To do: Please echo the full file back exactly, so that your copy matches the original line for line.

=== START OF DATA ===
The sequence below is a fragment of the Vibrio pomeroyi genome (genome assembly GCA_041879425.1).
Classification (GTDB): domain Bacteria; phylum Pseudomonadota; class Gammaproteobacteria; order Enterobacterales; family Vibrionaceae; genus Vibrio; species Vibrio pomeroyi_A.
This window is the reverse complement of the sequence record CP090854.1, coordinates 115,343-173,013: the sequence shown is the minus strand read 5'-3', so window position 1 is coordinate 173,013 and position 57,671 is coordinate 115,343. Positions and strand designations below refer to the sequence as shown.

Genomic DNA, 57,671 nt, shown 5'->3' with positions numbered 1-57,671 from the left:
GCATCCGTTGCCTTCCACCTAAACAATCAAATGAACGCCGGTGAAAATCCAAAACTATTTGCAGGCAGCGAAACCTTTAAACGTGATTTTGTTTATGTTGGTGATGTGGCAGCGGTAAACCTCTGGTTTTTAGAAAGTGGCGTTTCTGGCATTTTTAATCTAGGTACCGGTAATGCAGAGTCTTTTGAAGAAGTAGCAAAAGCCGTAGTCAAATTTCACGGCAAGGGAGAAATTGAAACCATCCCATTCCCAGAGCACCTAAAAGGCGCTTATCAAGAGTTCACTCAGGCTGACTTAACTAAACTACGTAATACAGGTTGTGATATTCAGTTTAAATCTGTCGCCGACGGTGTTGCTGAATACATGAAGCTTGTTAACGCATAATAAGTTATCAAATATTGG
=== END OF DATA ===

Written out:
The sequence below is a fragment of the Vibrio pomeroyi genome (genome assembly GCA_041879425.1).
Classification (GTDB): domain Bacteria; phylum Pseudomonadota; class Gammaproteobacteria; order Enterobacterales; family Vibrionaceae; genus Vibrio; species Vibrio pomeroyi_A.
This window is the reverse complement of the sequence record CP090854.1, coordinates 115,343-173,013: the sequence shown is the minus strand read 5'-3', so window position 1 is coordinate 173,013 and position 57,671 is coordinate 115,343. Positions and strand designations below refer to the sequence as shown.

Genomic DNA, 57,671 nt, shown 5'->3' with positions numbered 1-57,671 from the left:
GCATCCGTTGCCTTCCACCTAAACAATCAAATGAACGCCGGTGAAAATCCAAAACTATTTGCAGGCAGCGAAACCTTTAAACGTGATTTTGTTTATGTTGGTGATGTGGCAGCGGTAAACCTCTGGTTTTTAGAAAGTGGCGTTTCTGGCATTTTTAATCTAGGTACCGGTAATGCAGAGTCTTTTGAAGAAGTAGCAAAAGCCGTAGTCAAATTTCACGGCAAGGGAGAAATTGAAACCATCCCATTCCCAGAGCACCTAAAAGGCGCTTATCAAGAGTTCACTCAGGCTGACTTAACTAAACTACGTAATACAGGTTGTGATATTCAGTTTAAATCTGTCGCCGACGGTGTTGCTGAATACATGAAGCTTGTTAACGCATAATAAGTTATCAAATATTGG